Defendants Meet Lawsuit Over COVID-19 Testing Requirements With Silence, So Far
So far, the defendants at the state, county and school district level haven’t filed any extensive replies to the federal lawsuit filed by two Park City parents.
Holly and Mark McClure claim their family’s rights were violated when their children were required to be tested for COVID-19 in order to attend in-person learning at school.
In the details of the suit, they say their two children are no longer being isolated under the “Test To Stay” program. But they fear that without court action, the restrictions could return.
The McClures sued the Utah Department of Health, Summit County and the Park City School District on March 10
Summit County Attorney Margaret Olson has told KPCW that they are currently reviewing the litigation.
Tom Hudachko, a spokesman for the Department of Health, said they are unable to comment on pending litigation, but that “our goal has been to ensure Utah school children have access to safe, healthy, in-person learning opportunities.”
The McClure lawsuit says that a succession of state public-health orders over the past year culminated in a directive in February that allowed education agencies, consulting with local health authorities, to install a Test To Stay program once an “outbreak threshold” had been met.
The McClures have two children attending the Park City School District; one older than the other. In late January, both schools implemented Test To Stay, which required students to be tested at least once every 14 days.
The suit says there was no option offered to parents to opt out of the continuous testing while allowing children not showing symptoms to attend in-person learning.
The McClures told school officials they did not consent to the program and their children did not report for scheduled tests.
On Feb. 3, they were notified by one of the school’s principals that their youngest child was placed in a room with a teacher and a computer, and was told to stay there the entire day. The student was told that they were not allowed to visit the restroom between classes and could not eat lunch with other students.
On Feb. 8, their older child, after missing two test appointments, was removed from their class at another PCSD school and placed at a desk in the hallway of the school’s administrative wing.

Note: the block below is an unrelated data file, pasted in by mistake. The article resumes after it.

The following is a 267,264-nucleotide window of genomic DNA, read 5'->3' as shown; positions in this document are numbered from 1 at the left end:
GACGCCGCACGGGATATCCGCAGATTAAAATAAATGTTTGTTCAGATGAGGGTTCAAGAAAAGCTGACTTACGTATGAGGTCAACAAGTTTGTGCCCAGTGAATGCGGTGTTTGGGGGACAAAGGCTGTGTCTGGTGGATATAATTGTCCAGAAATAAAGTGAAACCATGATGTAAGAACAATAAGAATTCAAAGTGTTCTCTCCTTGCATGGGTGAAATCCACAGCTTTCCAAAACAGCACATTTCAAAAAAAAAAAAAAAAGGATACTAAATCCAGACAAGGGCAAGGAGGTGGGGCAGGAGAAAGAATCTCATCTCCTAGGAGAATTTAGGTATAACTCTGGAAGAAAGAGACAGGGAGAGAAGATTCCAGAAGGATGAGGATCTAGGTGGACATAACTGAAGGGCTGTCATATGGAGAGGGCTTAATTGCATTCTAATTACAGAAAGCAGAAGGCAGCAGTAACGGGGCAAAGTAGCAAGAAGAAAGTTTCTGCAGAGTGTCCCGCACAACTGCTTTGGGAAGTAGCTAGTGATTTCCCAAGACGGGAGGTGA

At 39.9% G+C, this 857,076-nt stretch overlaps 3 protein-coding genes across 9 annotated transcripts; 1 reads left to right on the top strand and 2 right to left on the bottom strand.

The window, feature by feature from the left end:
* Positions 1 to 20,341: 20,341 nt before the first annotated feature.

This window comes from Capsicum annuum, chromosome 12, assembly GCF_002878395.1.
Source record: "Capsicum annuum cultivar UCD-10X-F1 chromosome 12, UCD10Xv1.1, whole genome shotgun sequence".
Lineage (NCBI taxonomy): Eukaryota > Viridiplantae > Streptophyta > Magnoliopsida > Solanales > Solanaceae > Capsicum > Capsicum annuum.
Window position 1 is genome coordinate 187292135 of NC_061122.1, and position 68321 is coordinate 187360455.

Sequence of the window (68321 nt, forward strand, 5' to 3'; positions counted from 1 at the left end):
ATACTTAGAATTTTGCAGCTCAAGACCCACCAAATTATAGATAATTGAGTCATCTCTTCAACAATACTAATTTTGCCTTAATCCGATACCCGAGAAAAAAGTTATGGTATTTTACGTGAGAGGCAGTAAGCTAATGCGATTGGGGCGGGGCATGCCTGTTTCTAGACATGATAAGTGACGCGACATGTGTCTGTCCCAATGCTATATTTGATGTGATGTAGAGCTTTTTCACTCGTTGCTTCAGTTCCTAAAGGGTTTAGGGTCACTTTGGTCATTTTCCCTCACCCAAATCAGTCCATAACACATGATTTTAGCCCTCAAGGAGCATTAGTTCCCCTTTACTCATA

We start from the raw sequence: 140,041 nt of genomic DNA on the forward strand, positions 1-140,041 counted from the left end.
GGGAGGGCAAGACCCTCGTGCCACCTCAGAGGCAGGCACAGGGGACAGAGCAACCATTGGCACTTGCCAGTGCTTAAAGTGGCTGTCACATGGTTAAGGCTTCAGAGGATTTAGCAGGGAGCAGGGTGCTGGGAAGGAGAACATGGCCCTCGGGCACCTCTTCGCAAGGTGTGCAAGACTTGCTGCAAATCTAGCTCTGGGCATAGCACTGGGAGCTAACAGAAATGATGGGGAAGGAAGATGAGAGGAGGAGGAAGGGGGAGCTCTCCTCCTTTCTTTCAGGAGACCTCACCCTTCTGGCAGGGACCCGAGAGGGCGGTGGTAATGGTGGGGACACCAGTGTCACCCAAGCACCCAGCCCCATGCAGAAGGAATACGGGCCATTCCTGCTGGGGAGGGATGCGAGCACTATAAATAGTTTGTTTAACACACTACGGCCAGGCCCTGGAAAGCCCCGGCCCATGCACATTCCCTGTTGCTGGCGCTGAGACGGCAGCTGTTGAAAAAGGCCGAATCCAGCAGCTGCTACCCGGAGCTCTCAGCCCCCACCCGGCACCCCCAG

In late February, their children were allowed to return to in-person learning. And in early March, high school students were notified that Test to Stay was on hold due to a significant drop in school cases and a reduced positivity rate in the county.
But the suit says the policy could be reimplemented at any moment if Covid rates begin to rise.
The lawsuit alleges that the COVID-19 testing offered at the schools is highly inaccurate, meaning that a large number of students could be falsely branded with “the Scarlet C.”
The McClures claim that the Test To stay program, from its inception, has failed to comply with guidelines from the Centers for Disease Control.
They allege that under the state’s health order of February, contrary to the CDC, the outbreak threshold is not based on community spread, but the supposed number of positive cases at a particular school. The state’s Covid manual said the threshold for schools with fewer than 1,500 people would be 15 cases.
Another flaw in the program, they say, is that adult teachers and staff can opt out of testing but are still required to work in-person. The suit says that rule is backwards given that adults are more likely to infect others.
The lawsuit also asserts that Covid-19 poses a low risk to children; and that transmission from child to adult, or even child to child, is rare. On the other hand, the suit says that even the state admits that remote education puts students at greater risk for poor psychological health and educational outcomes.
The suit is making claims for violations of due process, equal protection, right to privacy, and violation of a parent’s right to supervise, control and direct the education of their children.